Peregrine falcons coming back
As Cal Butchkoski dangled by a rope at the edge of a cliff in Luzerne County, he delivered some bad news to a group of onlookers standing above.
Butchkoski, who is a biologist for the Pennsylvania Game Commmission, had just repelled down the cliff face to inspect a peregrine falcon nest. In it he found a few bits of down feathers from a chick.
Art McMorris, peregrine falcon coordinator for the agency was disheartened by the finding but didn't give up hope. There was another possible nest site on the cliff, and Butchkoski repelled down that face with a bit of renewed enthusiasm.
As a pair of falcons circled the sky above the cliff, in a few minutes Butchkoski climbed back up.
All he found was broken egg shell.
McMorris and other commission staff are busy this month surveying peregrine falcon nesting sites. A nest is considered successful if at least one chick fledges – or leaves the nest. Despite the fact that the Luzerne County cliff showed evidence that at least one chick had hatched, it wasn't considered a success because the bird never grew strong enough to leave.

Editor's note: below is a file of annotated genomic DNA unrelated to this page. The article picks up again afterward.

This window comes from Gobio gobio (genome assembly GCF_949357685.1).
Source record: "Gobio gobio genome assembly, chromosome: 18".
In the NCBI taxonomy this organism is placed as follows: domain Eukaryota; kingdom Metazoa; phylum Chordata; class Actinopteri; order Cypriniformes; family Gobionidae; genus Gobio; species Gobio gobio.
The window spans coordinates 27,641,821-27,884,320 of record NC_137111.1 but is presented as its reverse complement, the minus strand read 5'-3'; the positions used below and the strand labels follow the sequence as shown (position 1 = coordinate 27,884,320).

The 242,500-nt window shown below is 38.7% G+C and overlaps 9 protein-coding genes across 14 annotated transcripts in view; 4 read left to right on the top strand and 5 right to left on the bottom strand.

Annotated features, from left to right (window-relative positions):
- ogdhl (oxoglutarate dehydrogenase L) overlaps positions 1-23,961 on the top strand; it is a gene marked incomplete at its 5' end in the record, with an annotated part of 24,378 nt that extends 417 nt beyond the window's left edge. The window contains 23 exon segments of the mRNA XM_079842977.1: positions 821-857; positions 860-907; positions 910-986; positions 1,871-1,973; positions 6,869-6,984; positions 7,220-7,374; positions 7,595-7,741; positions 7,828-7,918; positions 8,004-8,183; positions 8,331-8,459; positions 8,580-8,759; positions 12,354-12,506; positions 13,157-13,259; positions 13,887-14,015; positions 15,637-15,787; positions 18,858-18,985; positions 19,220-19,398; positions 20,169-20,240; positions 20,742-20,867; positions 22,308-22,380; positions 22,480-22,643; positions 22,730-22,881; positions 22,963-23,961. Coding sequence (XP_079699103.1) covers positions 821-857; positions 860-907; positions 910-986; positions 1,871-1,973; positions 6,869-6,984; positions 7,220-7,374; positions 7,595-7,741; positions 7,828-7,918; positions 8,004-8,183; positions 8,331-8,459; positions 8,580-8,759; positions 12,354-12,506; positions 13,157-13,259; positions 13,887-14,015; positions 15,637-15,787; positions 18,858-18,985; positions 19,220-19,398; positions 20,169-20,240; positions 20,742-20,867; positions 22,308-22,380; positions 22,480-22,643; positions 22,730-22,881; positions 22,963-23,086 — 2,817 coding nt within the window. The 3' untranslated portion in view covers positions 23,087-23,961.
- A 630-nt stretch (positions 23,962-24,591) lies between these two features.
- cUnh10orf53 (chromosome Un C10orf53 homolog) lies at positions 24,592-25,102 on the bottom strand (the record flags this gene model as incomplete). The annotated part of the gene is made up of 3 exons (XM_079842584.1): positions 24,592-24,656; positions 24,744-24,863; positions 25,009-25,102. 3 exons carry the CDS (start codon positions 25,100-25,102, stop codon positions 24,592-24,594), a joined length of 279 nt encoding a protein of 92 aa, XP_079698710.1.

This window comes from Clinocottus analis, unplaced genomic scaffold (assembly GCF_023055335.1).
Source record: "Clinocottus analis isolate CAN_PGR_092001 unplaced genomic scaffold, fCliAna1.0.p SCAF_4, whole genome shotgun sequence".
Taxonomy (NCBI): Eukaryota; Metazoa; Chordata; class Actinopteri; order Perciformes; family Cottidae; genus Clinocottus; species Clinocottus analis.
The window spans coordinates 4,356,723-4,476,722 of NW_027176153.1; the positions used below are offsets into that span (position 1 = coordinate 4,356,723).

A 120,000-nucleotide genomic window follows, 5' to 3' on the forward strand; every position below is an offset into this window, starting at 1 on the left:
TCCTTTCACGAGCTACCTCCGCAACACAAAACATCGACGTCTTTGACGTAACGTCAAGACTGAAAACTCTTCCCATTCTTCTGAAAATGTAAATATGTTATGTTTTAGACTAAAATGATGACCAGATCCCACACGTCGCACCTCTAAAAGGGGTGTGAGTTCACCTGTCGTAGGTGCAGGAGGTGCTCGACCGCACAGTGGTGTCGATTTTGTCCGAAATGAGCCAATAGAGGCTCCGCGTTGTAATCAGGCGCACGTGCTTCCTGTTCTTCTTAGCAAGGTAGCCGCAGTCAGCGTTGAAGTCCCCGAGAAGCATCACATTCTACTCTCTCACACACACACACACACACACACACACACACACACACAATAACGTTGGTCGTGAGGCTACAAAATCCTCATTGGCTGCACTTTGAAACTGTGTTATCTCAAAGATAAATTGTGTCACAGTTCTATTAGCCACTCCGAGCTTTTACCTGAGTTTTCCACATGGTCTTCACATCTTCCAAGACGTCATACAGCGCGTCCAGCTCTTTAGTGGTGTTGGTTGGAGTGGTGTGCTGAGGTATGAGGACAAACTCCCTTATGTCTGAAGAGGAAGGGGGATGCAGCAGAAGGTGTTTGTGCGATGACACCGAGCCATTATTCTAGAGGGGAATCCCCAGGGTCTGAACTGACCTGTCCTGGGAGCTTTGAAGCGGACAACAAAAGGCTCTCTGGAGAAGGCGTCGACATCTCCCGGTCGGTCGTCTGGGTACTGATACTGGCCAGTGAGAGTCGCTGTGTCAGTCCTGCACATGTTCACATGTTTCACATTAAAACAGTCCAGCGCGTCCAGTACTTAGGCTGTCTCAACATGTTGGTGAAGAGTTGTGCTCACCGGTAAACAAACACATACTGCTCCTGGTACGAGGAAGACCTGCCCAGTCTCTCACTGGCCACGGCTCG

The bit of down and the broken egg were signs of predation, McMorris suspected. A great-horned owl likely got the chick, and a raccoon probably swiped the eggs in the other nest site, he suspected.
It was a depressing find, but one that proved how harsh nature can be at times. McMorris said it was the first time the falcons failed to fledge young at this particular location, so there have been plenty of success stories over the years.
And while the peregrine falcon is state-listed as endangered, McMorris said the numbers are improving. Just how much he won't know until a few more weeks when the commission crews have finished their surveys.
But so far, he said, things are looking better.
Surprisingly, the Luzerne County site is one of only four cliffs in Pennsylvania where peregrines are known to nest. Most of the locations are in urban settings – tall buildings and bridges primarily.
And those that nest in the cliffs are prone to predation. McMorris said urban falcons are frequently killed by traffic and flying into windows. While urban areas provide a bevy of food for peregrines, mainly pigeons, such locations are not without their hazards as well.
Add it all up, and it's amazing that Pennsylvania's peregrines are making a bit of a comeback despite of the challenges.